Sugars have emerged as the dominant nutrient of concern in research on human health and disease [1]. This concern has resulted in calls for reductions in free sugars to ≤5–10% of energy by several international health agencies [2,3,4] and chronic disease associations [5,6]. Attention has focused especially on the major source of free sugars, sugar-sweetened beverages (SSBs), the excess consumption of which has been associated with weight gain, diabetes, and their downstream complications, including hypertension and coronary heart disease (CHD) [7,8,9,10].
Replacing SSBs with non-nutritive sweetened beverages (NNS beverages) provide a viable means to limit excess calories and potentially avoid downstream complications associated with weight gain. The U.S. Food and Drug Administration (FDA) has currently approved eight non-nutritive sweeteners (NNS): aspartame, acesulfame potassium (ace-K), luo han guo (monk) fruit extract, neotame, saccharin, stevia, sucralose, and advantame [11]. Despite safety approvals by major health and regulatory bodies [11,12,13,14], evidence from prospective cohort studies suggests that many of these NNS may increase the risk of cardiometabolic diseases [15,16].
Much of the attention to explaining such signals of harm has focused on the acute metabolic and endocrine responses to NNS [17]. Some have proposed that NNS act upon intestinal sweet taste receptors leading to the impaired postprandial release of glucagon-like peptide 1 (GLP-1) and insulin [18,19]. Others have suggested that NNS induces glucose intolerance [20] and impairs metabolic sensitivity to carbohydrates [21]. Such concerns regarding NNS are often based on studies that attribute results of single NNS to the whole class [22], despite NNS being metabolically distinct compounds [23]. Whether these proposed mechanisms are operational under real-world intakes is unclear.
Addressing these metabolic concerns requires careful consideration of key methodological and design issues including the pattern of intake, type of NNS, and nature of the comparator [17]. To address this, we undertook this systematic review and network meta-analysis to compare the effect of NNS beverages sweetened with single NNS and blends of NNS with water and SSBs sweetened with caloric sugars on postprandial glycemic and endocrine responses.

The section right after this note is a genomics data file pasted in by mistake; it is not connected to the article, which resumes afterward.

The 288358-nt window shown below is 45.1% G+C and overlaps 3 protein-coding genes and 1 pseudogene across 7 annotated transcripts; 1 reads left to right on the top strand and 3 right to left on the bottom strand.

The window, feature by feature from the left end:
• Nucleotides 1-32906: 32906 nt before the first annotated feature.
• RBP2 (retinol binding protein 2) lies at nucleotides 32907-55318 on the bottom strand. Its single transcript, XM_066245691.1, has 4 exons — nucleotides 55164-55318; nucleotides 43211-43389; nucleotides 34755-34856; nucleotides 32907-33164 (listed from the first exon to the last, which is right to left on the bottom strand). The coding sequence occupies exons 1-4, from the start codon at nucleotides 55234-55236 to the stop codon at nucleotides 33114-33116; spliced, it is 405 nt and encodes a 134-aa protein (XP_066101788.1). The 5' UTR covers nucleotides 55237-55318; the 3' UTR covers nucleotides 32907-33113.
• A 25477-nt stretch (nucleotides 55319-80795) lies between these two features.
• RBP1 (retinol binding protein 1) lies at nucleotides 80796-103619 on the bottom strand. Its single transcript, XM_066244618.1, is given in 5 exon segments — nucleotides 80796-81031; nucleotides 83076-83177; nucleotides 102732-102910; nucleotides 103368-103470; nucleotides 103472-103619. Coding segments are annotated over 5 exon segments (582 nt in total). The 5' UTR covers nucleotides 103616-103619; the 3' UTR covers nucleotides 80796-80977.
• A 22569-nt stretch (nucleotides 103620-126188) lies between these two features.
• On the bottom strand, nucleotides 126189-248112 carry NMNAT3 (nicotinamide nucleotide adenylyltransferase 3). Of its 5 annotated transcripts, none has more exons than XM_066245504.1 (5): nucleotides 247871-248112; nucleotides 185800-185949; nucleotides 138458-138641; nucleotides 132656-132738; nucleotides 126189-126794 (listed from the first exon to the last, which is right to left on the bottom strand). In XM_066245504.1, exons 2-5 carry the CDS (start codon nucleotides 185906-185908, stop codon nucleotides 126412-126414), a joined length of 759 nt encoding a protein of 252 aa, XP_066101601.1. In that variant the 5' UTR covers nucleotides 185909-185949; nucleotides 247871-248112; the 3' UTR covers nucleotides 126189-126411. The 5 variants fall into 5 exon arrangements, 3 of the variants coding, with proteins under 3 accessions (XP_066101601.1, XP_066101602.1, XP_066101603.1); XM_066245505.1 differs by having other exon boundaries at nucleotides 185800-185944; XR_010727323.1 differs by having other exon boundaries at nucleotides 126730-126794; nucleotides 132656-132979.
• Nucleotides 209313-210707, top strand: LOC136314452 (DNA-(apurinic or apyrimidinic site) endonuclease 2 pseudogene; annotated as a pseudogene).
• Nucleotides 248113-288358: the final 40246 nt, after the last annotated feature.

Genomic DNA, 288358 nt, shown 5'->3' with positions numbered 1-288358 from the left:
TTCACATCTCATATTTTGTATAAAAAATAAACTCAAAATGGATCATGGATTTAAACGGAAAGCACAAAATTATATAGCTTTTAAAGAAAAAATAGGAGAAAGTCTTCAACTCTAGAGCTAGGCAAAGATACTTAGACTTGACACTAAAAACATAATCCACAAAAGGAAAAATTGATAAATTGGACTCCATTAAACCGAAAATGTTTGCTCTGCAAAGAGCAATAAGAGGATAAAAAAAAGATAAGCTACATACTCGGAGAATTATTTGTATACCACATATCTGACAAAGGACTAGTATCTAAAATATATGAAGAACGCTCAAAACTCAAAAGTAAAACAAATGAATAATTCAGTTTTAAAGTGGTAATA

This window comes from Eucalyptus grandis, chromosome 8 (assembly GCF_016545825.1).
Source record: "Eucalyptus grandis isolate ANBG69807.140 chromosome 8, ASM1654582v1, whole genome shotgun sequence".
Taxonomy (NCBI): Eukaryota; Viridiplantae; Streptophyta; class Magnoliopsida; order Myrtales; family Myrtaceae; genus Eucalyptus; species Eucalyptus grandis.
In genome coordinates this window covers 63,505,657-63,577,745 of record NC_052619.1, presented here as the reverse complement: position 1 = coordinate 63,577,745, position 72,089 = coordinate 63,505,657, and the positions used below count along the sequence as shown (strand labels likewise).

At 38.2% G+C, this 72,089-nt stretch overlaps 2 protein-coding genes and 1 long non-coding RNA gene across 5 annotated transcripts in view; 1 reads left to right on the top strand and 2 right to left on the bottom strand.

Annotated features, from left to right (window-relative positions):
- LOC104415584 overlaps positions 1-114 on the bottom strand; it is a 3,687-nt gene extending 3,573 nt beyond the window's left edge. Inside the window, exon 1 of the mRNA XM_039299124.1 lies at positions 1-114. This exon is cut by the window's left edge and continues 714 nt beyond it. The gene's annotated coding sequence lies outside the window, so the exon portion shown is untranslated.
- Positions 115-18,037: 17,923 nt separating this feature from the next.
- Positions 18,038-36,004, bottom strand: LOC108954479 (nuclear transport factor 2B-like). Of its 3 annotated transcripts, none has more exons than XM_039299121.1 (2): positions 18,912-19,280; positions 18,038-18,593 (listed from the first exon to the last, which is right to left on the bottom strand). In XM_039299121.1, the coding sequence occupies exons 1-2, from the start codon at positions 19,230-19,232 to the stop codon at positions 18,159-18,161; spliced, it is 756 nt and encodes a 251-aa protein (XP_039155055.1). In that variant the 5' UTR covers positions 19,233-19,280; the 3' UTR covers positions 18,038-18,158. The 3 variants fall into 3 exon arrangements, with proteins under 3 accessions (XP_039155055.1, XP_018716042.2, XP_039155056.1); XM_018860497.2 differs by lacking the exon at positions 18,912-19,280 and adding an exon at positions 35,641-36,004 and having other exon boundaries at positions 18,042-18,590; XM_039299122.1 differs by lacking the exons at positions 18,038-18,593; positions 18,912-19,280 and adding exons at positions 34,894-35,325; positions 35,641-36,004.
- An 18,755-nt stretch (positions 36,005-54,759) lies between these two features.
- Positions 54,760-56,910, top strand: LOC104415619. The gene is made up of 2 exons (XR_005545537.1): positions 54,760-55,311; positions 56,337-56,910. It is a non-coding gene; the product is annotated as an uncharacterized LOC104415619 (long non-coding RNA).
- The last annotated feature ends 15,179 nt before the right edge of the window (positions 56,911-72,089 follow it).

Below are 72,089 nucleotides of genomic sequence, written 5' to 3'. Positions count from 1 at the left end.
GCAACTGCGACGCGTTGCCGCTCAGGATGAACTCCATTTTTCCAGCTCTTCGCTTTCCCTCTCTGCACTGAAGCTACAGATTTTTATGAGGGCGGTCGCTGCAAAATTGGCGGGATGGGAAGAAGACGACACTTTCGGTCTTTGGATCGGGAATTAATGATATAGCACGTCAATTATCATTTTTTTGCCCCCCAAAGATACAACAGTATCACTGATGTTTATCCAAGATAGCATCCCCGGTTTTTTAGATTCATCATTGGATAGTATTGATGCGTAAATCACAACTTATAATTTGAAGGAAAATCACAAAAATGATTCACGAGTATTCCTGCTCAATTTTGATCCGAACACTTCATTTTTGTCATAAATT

2. Materials and Methods

2.1. Protocol Registration

The study protocol was registered on the Open Science Forum (OSF) registry [24].

2.2. Design

The present systematic review and network meta-analysis was conducted according to the Cochrane Handbook for Systematic Reviews of Interventions [25] and reported using the Preferred Reporting Items for Systematic Reviews and Meta-Analyses Involving a Network Meta-analysis (PRISMA-Network Meta-analysis) [26].

2.3. Data Sources and Searches

MEDLINE, EMBASE, and the Cochrane Central Register of Controlled Trials were searched through 15 January 2022 for eligible trials using the search strategy presented in Supplementary Table S1. Electronic searches were supplemented with manual searches of references from selected studies and reviews.

2.4. Study Selection

Supplementary Table S2 shows our PICOTS (population, intervention, comparator, outcome, time, and settings) framework. Randomized and non-randomized, acute (i.e., 2 h follow-up duration), single-exposure, crossover, clinical trials in individuals of all health backgrounds that investigated the oral consumption of NNS beverages containing NNS (single or blends) that had been approved by the U.S. FDA were eligible [11]. Comparisons among the following single interventions were included: NNS beverages sweetened with single NNS or blends of NNS, water, and SSBs sweetened with caloric sugars. Trials were excluded if they involved sugar alcohols (e.g., erythritol), rare sugars (e.g., allulose), pregnant or breastfeeding women, non-fasting participants at baseline, had a duration of less than 2 h, did not use a comparator arm, and did not provide suitable endpoint data.
As the presence of other nutrients (e.g., calories in form of carbohydrates) and timing of administration (e.g., preload) have independent effects on glycemic and endocrine responses, three patterns of intakes were analyzed separately: (i) uncoupling interventions, where NNS beverages were consumed without added energy or nutrients, (ii) coupling interventions, where NNS beverages were consumed together with added energy and nutrients as carbohydrates, and (iii) delayed coupling interventions, where NNS beverages were consumed as a preload prior to added energy and nutrients as carbohydrates. The preload period was set to be less than or equal to 15 min.

2.5. Data Extraction